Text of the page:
November 13, 2020
In January, during our first Diversity and Inclusion week, we announced two new initiatives intended to advance diversity, equity, and inclusion in our department. The first was the Diversity Chair Investigator Awards program, which provides early career faculty investigators funding for diversity and disparity research. The second was the creation of two new leadership positions, associate chair – diversity and inclusion, and associate chair – women in medicine.
Today, I’m excited to introduce you to our two new associate chairs for diversity and inclusion: Wendy Caceres, MD, clinical assistant professor of medicine (primary care and population health, and Tamara Dunn, MD, clinical assistant professor of medicine (hematology).
We began our internal search for only one associate chair in this area, but quickly realized it wasn’t enough. Given our size, the breadth of our initiatives, and our desire to focus on the department’s Black community, we made the decision to appoint two people.
Wendy and Tamara are uniquely suited to these roles. They co-chair the Diversity and Inclusion Committee alongside Vinicio de Jesus Perez, MD, associate professor of medicine (pulmonary, allergy, and critical care), and have been instrumental in reshaping the DOM’s priorities and culture. They are also emerging as trusted sources of advice and counsel for me and Cathy as we think about how best to advance the department’s goals in this mission critical area.
As associate chairs, they will represent the DOM institutionally, and will help us develop strategies and metrics that move us closer to our diversity and inclusion goals. They will also continue to contribute to our educational mission: Wendy will retain her role as associate program director of our residency program, and Tamara will continue as program director of hematology fellowship. Their deep commitment to education is one important reason why they are so well suited to these new leadership roles. We need to increase our diversity training pipeline if we are to increase the diversity of our faculty.
I hope to have information on the appointment of an associate chair for women in medicine very soon.
I also have one more exciting leadership announcement to share. In order to fulfill his new role of Associate Chair – Fellowship Programs, Glenn Chertow, MD, will step down as nephrology chief on February 1, 2021. He will be ably replaced by Tara Chang, MD, MS, an associate professor of medicine (nephrology) who has been a long time member of the department and who has developed her own nationally-respected clinical research program which focuses on studying cardiovascular disease in chronic kidney disease patients.
Please join me in congratulating and thanking these talented faculty members for taking on these important leadership roles.
November 11, 2020
Celebrating Veteran's Day
"There are more than nineteen million military veterans in the United States. They are our colleagues, family members, and friends. They are our leaders and teachers. And they make our communities better"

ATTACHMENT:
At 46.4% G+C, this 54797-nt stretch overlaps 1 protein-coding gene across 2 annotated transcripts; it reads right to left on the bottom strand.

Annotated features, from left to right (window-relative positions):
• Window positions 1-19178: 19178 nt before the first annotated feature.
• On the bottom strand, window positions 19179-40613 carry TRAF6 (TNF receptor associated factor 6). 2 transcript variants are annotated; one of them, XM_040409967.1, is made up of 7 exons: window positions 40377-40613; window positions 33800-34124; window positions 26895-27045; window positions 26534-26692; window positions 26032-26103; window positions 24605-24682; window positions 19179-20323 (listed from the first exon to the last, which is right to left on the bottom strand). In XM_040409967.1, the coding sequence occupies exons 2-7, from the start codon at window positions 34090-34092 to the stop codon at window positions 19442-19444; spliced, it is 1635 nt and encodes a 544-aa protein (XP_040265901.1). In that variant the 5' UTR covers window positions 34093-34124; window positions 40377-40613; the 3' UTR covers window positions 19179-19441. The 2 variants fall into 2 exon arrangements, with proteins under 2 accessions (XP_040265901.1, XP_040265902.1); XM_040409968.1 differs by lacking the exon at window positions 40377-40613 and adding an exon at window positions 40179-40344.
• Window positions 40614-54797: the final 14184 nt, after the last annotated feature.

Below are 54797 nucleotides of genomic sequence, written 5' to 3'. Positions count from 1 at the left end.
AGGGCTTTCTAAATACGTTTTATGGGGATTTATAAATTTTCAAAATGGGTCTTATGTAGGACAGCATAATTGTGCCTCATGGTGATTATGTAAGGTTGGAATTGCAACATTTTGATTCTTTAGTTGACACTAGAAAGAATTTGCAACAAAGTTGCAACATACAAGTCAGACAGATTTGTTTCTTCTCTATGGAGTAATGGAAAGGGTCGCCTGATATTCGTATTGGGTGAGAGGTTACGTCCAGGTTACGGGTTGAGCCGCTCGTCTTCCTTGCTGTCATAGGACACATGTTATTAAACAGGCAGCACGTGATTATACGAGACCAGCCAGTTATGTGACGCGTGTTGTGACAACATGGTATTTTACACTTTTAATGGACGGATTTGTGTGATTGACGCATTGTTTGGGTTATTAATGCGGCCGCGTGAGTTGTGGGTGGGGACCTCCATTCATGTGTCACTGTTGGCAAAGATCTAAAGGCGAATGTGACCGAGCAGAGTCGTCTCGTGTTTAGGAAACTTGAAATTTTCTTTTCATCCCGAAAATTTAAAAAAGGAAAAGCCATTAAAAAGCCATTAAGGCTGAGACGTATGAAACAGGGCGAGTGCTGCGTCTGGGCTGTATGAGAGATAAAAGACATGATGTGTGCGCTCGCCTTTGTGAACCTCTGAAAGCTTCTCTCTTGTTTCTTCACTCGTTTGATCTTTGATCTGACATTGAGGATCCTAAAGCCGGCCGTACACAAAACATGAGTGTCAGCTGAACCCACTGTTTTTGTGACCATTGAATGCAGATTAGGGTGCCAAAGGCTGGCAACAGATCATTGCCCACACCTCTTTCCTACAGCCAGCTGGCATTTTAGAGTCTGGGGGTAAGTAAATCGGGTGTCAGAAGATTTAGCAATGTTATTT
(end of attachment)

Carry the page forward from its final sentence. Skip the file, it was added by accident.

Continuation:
November 11, 2020
There are more than nineteen million military veterans in the United States. They are our colleagues, family members, and friends. They are our leaders and teachers. And they make our Stanford community better.
This Veteran’s Day follows a divisive presidential race, which has been a source of stress and anxiety for all of us across the country. Let’s look to veterans to remind us of our highest shared values: a commitment to service, freedom, progress, each other, and a higher purpose.
Paul Heidenreich, MD, chief of medicine at the VA Palo Alto Health Care System, has an update on the various ways we’re improving and expanding care for our former service members:
The VA Palo Alto Health Care System (VAPAHCS) treats patients across all of North-Central California. In 2019, we cared for 125,374 unique veterans. Much like the rest of Stanford, we at the VA have continued to add and implement new programs and initiatives to improve and expand health care during a challenging year.
Expanding the Scope of Care
One challenge for many veterans is physical access to care. We’ve worked on expanding care coverage in various ways.
First, geographically. Primary care and mental health care have been co-located at several of our sites to promote primary care and mental health integration. And we’ve also focused on improving local access to care with the recent groundbreaking of new clinic space at our Stockton Community-Based Outpatient Clinic.
We’ve also implemented and continue to expand our state-of-the-art Mobile Medical Units, vans which provide outreach to homeless veterans and others unable to travel or conduct phone or video visits.
Second, technologically. Our Community Care Integration team has implemented a new system which helps provide veterans with more information about local community providers by displaying a map of community providers in the Tri-West network along with their current wait times. Innovations like these allow veterans to find community care closer to home.